I have learned that pain medicine doesn’t work on me as well as it works on the average person, and that doctors look at how small I am and give me lower doses which definitely doesn’t help. So catheter placements and removals, graftograms, biopsies etc. I feel more pain. Doctors also are not good at predicting how painful procedures will be. I’m learning, however, that I can tell doctors that I want more sedation… at the risk of sounding like a junkie. There’s a high cost to plowing through the pain though, and there’s a cost to not speaking up. The more pain I endured the more anxiety built up. I’m not a hero for suffering more. Quite the contrary. Pain has broken me down hard. The stigma of pain medication being “bad” and only there in case you “really need it”, lead me to not complain. It was embarrassing for me to ask for pain medication. It still is. Sometimes I didn’t know if it was an option… Like when I had a 105 degree fever. I was shaking violently, burning up, feeling like I was doing fast backflips, terribly distressed, breathing fast, death pulling at my feet. Was I technically in pain? I had no sharp pains anywhere… I was certainly in extreme discomfort. But there was no medication to help. I writhed around for hours. Ice chips were my only comfort. Doing dialysis in this state was particularly awful. At the time I had the femoral catheter, which was hard to get working, and all my shaking just made the machine alarm angrily. I had on extra fluid to help control the infection, but that of course flooded my lungs and I couldn’t lie down without being drowned, and kept coughing up blood. If I could go back… if I could be in the room next to myself… I would have said “Sedate this girl! I don’t care how!! You are setting her up for months of anxiety and PTSD… she won’t want to go on living, knowing this kind of pain could be around the corner.”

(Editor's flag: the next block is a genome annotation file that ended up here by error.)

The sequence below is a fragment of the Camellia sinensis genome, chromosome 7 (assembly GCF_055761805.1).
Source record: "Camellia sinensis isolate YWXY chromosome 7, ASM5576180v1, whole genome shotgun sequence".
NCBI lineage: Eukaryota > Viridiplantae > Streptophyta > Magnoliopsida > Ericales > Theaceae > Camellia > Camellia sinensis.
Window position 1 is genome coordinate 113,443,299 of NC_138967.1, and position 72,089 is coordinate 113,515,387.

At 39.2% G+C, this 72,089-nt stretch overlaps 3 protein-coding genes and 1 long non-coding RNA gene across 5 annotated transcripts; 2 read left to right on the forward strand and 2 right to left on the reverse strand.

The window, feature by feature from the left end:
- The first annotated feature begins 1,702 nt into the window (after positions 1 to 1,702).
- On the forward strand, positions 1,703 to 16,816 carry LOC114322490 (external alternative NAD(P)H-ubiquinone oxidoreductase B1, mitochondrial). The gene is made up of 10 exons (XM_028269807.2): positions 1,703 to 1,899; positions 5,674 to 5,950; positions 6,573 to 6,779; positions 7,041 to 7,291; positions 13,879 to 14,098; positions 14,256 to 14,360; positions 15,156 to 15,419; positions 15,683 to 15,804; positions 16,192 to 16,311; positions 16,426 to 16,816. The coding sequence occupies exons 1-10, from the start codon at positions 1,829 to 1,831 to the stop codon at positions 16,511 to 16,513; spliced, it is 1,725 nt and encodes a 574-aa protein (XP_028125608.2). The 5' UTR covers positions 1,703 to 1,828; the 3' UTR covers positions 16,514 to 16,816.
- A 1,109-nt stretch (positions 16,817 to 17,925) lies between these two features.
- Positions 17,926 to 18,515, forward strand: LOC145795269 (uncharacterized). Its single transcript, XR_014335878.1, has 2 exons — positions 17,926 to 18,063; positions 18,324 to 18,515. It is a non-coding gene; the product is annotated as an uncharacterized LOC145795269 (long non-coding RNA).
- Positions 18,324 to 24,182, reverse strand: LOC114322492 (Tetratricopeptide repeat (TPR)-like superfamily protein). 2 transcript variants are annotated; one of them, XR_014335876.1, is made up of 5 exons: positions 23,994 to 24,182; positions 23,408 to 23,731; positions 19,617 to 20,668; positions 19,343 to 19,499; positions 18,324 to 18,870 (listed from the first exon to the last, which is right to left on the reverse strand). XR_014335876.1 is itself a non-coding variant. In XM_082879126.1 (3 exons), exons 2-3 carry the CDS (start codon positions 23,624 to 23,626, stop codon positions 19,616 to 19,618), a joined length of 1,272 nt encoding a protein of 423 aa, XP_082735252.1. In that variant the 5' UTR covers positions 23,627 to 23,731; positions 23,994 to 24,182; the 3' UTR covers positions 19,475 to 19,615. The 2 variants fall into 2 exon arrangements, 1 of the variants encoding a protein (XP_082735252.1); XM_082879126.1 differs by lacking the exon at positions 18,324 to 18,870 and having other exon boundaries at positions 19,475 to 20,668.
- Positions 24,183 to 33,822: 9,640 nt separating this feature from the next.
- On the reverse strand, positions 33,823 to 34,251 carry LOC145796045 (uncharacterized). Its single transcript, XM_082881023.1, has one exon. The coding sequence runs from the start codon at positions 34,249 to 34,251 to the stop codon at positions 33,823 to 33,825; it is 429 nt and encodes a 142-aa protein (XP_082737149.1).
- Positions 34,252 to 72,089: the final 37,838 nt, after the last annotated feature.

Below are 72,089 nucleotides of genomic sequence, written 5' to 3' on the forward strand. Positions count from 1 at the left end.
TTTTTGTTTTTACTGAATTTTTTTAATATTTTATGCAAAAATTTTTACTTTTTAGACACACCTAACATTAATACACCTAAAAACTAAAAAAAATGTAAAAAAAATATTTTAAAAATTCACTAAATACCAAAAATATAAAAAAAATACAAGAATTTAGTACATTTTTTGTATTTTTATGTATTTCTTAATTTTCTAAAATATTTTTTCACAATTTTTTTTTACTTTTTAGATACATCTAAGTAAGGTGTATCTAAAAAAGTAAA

Experiences like that one are what have lead me to say to Mike time and time again “Why can’t I just die?” These experiences haunt me. As family members have told me “You can’t just think about yourself- think of Mike and the kids. Think of how hard it would be for them if you gave up and died.” This makes me feel like no matter how horrid my suffering becomes I’m not allowed to stop treatment. So all I can do to comfort myself is project into the future: “Mike, once I’m off dialysis I’m never going back on. If my kidneys fail, I don’t care. I’ll die. No more dialysis.” But here I am still doing dialysis. “Mike, I’ll do one bone marrow transplant, but if it doesn’t work, I won’t do another.” “Mike, I’ll do azacitidine and venetoclax, but I’m never doing big chemo again.” Maybe if I can say preemptively what I don’t want to do he won’t be as crushed when the day comes and I chose death over treatment.